Elizabeth Line: Opening of Central Section Delayed Until 2019

Elizabeth Line, London © Daniel Garrity, Crossrail Ltd

London: Crossrail Ltd has announced that the central section of the Elizabeth line, featuring the central tunnel, will now open during autumn 2019. The section between Paddington and Abbey Wood was originally scheduled to become operational in December 2018, but the company has decided that the complexity of the project mandates additional time to complete it.

Construction on the line is almost finished, but the central section still requires extensive testing to ensure that all of the systems meet the necessary safety standards. The first new train was tested in the central tunnels in February 2018, but other systems, including three different signalling systems and bespoke software, also have to be vetted before the start of services. In addition, technicians are testing the performance of the trains in the Heathrow tunnels.

Mark Wild, Managing Director, London Underground and Elizabeth line, said:

“We will continue to work closely with Crossrail Limited as they complete the remaining railway infrastructure work and testing needed to deliver the new railway. The delayed opening is disappointing, but ensuring the Elizabeth line is safe and reliable for our customers from day one is of paramount importance.”

Elizabeth Line Layout

Crossrail exists in three parts. The Reading and Heathrow branches to Paddington in the west, the central section between Paddington and Abbey Wood and the eastern branch between Liverpool Street and Shenfield. Two sections of the line are currently operational: between Shenfield and Liverpool Street (taken over by TfL in May 2015) – though not yet running on the final Crossrail tracks – and Paddington and Heathrow (since May 2018). The original plans for linking up these three sections after the central section’s opening in December 2018 was to connect the Shenfield line in May 2019 and the Reading/Heathrow section by December 2019.

Crossrail Ltd maintains that once it opens the entire line will initially operate as three separate services:

  • Paddington (Elizabeth line station) to Abbey Wood via central London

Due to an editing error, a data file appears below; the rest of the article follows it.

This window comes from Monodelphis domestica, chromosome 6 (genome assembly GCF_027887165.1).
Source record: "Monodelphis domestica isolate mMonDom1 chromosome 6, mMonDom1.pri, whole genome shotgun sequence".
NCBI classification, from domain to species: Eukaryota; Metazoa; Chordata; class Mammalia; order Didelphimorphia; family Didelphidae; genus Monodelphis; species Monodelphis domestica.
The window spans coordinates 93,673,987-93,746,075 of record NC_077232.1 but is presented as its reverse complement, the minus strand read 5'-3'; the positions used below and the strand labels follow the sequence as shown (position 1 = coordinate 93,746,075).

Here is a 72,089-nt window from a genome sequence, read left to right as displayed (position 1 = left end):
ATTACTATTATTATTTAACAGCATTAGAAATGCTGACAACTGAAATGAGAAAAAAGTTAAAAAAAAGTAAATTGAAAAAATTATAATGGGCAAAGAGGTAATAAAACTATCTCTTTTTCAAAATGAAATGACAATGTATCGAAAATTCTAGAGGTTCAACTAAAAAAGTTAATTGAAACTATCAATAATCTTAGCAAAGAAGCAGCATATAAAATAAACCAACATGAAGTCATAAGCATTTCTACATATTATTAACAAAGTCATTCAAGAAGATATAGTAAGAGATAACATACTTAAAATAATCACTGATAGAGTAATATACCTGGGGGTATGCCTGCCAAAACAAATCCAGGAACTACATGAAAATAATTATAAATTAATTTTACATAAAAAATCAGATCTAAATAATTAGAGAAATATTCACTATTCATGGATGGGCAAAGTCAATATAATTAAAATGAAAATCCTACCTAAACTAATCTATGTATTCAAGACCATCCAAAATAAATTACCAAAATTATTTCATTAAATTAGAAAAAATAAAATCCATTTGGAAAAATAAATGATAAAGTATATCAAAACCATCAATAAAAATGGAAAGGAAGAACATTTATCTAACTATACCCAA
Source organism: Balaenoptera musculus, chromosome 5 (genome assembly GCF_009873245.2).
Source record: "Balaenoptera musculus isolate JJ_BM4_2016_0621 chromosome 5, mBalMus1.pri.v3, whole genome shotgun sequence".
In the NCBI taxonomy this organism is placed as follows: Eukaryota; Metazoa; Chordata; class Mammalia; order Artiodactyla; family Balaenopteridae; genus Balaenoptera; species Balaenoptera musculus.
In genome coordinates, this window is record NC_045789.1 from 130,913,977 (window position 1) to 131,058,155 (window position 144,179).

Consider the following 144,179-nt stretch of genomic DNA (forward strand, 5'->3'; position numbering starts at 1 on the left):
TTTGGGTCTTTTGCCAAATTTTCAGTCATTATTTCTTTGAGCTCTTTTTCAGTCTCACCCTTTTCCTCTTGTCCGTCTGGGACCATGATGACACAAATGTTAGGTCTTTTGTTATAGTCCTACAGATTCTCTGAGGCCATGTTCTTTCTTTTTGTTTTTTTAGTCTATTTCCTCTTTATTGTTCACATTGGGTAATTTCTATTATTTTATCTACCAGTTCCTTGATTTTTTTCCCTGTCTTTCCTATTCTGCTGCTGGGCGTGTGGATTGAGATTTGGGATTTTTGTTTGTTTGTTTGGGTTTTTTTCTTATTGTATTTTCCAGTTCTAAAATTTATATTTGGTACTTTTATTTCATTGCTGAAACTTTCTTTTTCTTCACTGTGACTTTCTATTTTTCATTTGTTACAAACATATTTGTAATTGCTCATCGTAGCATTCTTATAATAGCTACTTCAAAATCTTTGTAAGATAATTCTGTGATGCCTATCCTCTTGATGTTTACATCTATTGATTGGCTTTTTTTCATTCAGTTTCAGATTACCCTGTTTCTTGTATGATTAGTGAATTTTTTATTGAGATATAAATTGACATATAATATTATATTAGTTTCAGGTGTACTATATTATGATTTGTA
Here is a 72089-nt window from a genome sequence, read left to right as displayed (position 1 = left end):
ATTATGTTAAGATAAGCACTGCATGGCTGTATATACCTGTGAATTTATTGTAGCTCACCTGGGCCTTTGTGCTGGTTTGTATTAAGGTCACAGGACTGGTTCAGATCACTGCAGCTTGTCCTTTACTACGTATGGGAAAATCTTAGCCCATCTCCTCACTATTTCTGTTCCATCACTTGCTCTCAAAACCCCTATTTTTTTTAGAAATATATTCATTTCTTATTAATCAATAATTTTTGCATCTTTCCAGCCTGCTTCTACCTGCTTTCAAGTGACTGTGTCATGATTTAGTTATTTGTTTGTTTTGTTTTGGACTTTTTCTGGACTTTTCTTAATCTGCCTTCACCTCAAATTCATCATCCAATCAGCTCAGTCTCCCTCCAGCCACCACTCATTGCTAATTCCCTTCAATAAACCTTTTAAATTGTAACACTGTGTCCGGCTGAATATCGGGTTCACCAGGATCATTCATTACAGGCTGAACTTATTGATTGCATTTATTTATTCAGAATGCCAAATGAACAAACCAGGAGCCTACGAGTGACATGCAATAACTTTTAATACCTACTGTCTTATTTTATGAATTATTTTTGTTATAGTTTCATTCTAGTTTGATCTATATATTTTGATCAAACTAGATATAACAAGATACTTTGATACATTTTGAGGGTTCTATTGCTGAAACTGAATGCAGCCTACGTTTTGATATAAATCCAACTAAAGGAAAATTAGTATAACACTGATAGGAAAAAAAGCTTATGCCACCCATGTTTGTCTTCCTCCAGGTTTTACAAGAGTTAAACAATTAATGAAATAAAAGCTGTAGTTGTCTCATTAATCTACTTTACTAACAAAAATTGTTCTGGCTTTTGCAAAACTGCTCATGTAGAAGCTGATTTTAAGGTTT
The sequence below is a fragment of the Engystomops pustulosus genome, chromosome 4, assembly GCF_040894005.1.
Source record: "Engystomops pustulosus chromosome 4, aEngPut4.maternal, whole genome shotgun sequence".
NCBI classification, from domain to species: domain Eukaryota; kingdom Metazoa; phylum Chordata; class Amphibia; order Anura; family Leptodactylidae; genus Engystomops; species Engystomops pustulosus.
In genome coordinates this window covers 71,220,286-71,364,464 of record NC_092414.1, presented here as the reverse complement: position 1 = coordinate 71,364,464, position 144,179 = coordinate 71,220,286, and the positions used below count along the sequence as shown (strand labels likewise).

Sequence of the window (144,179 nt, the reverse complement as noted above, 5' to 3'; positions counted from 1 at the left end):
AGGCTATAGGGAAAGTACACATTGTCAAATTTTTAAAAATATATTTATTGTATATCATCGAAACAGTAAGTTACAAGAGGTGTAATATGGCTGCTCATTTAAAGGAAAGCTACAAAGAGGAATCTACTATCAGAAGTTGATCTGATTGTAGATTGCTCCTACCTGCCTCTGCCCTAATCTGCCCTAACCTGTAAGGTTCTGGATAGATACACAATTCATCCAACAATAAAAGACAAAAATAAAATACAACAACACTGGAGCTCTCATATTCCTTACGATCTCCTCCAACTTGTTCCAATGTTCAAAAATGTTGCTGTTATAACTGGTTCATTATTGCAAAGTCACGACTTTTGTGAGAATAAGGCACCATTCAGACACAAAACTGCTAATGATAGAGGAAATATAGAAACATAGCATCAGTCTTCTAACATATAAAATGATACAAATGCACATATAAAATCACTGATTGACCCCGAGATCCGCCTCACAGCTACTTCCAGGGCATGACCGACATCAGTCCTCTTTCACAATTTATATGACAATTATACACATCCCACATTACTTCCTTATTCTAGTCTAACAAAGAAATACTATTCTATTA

• Paddington (mainline station) to Heathrow (Terminals 2, 3 and 4)
  • Liverpool Street (mainline station) to Shenfield

It is not clear yet when these three will begin operating as one service, given the delay.

Simon Wright, Chief Executive of Crossrail, said:

 “The Elizabeth line is one of the most complex and challenging infrastructure projects ever undertaken in the UK and is now in its final stages. We have made huge progress with the delivery of this incredible project but we need further time to complete the testing of the new railway. We are working around the clock with our supply chain and Transport for London to complete and commission the Elizabeth line.”

It is estimated that the Elizabeth line will increase the capacity of central London’s rail network by 10%. The journey time between Paddington and Canary Wharf will be reduced to 17 minutes. More than 200 million people are expected to use the service every year, which should add approximately £42 billion to the economy. The construction of it was financed by the Department for Transport, Transport for London and private investors.

The franchise will be operated by MTR Corporation, which also has contracts in Hong Kong, Stockholm and Sydney. The company also recently expanded its presence in the UK by winning the South Western franchise in a joint−venture with First Group.

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